NEW YORK (Reuters) – The founder of a New York money manager and two associates were criminally charged on Thursday with running a $1.8 billion Ponzi-like fraud where thousands of victims were falsely promised steady returns on their investments.
David Gentile, the chief executive of GPB Capital Holdings LLC, was accused of cheating more than 17,000 retail investors taken in by promises of consistent 8% annual returns even as the firm was hemorrhaging losses.
Authorities said Manhattan-based GPB told investors their payments would be funded by revenue from the firm’s holdings, including a group of car dealerships, when in fact a “significant” portion came from money from newer investors.
The defendants also allegedly siphoned millions of dollars for themselves, including for luxuries such as a Ferrari for Gentile and a $29,837 American Express bill covering “David’s 50th Bday.”
Gentile, 54, who founded GPB in 2013, lives in Manhasset, New York.
Also charged were former GPB managing partner Jeffrey Lash, 51, of Naples, Florida; and Jeffry Schneider, 52, of Austin, Texas, who owned GPB’s placement agent Ascendant Capital LLC.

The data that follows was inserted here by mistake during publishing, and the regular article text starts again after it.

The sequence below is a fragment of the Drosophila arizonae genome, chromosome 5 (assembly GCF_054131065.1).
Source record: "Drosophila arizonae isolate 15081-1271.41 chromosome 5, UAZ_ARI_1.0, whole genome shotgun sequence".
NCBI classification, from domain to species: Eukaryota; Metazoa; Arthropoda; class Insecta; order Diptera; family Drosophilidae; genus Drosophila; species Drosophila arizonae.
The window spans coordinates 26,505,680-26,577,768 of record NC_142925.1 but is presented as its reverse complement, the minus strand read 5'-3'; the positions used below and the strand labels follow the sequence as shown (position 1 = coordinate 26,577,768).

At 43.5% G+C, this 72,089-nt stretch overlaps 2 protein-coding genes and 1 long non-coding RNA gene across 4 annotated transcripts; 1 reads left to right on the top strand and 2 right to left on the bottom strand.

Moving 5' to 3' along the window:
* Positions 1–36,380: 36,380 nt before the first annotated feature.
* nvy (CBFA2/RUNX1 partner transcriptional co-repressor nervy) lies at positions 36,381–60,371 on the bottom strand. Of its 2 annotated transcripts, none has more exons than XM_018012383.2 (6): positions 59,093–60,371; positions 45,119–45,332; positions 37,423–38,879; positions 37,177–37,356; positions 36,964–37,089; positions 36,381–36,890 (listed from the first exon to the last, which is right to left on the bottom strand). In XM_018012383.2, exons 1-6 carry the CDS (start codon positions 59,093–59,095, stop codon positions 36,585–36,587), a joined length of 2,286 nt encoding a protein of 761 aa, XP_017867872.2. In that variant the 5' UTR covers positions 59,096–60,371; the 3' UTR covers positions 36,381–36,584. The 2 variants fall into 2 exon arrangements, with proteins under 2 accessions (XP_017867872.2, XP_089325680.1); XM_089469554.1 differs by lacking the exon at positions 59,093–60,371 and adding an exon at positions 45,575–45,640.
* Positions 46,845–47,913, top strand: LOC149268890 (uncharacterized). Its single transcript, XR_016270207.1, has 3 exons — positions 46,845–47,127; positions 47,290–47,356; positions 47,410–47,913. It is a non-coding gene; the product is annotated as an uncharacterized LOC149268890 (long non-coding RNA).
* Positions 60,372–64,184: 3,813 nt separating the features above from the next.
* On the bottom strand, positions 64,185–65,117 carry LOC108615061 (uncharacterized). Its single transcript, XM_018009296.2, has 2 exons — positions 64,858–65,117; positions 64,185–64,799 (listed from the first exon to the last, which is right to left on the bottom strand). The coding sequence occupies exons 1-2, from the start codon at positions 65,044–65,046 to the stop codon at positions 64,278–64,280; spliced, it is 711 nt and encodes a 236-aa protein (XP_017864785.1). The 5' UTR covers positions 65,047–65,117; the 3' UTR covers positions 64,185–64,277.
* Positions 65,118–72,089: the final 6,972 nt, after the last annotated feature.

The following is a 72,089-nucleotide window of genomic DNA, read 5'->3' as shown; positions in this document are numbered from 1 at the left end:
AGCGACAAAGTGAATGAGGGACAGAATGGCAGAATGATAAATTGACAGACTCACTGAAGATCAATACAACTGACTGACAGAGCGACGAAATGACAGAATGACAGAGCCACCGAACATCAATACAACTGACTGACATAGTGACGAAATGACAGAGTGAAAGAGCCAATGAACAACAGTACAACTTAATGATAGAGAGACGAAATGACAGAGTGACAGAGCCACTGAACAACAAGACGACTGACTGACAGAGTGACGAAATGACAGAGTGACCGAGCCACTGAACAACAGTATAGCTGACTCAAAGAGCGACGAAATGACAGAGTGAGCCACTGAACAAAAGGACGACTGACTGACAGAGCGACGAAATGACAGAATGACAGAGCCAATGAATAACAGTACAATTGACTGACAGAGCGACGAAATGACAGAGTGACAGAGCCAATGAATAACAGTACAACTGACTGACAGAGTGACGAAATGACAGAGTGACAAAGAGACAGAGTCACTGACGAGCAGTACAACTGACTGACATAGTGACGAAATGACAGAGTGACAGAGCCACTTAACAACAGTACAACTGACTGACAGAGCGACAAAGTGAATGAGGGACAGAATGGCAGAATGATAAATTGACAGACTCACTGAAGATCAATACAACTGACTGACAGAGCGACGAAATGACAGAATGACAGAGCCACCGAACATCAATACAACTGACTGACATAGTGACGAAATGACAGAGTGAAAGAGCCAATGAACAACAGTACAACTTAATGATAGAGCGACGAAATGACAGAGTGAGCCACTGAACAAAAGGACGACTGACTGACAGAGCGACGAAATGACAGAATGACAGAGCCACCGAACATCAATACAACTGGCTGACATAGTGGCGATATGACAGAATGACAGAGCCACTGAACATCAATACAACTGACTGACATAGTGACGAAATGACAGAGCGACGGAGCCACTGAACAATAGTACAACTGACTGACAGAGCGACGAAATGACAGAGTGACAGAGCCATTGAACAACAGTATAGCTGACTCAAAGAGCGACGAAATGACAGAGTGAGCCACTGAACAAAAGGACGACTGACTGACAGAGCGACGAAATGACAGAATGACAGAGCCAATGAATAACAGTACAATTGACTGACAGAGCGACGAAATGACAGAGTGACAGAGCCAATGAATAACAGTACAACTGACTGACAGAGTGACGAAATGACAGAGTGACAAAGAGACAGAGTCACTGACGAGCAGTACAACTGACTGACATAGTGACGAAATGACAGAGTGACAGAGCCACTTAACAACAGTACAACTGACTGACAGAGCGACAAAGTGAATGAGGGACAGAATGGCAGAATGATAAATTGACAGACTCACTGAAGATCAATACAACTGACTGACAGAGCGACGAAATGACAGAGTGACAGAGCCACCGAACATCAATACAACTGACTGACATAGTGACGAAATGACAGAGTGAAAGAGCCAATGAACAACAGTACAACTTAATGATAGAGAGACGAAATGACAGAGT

Each was charged with securities fraud and conspiracy, and Gentile and Lash were also charged with wire fraud.
Related civil charges were filed by New York Attorney General Letitia James, who said victims lost more than $700 million, and several other federal and state regulators.
A complaint from the U.S. Securities and Exchange Commission included accusations that GPB silenced a known whistleblower and forbade former employees from speaking to the agency.
In a statement, GPB denied the allegations and said it intends to defend itself.
“GPB has been cooperating with government investigations and is extremely disappointed by these developments,” it added.
Gentile’s lawyer had no immediate comment. Schneider’s lawyer could not be reached. Lash’s lawyer Robert Gottlieb said his client will plead not guilty. “Mr. Lash is a good man with a spotless record,” he said.
According to court papers, GPB claimed to manage just $239 million as of December, despite raising the $1.8 billion.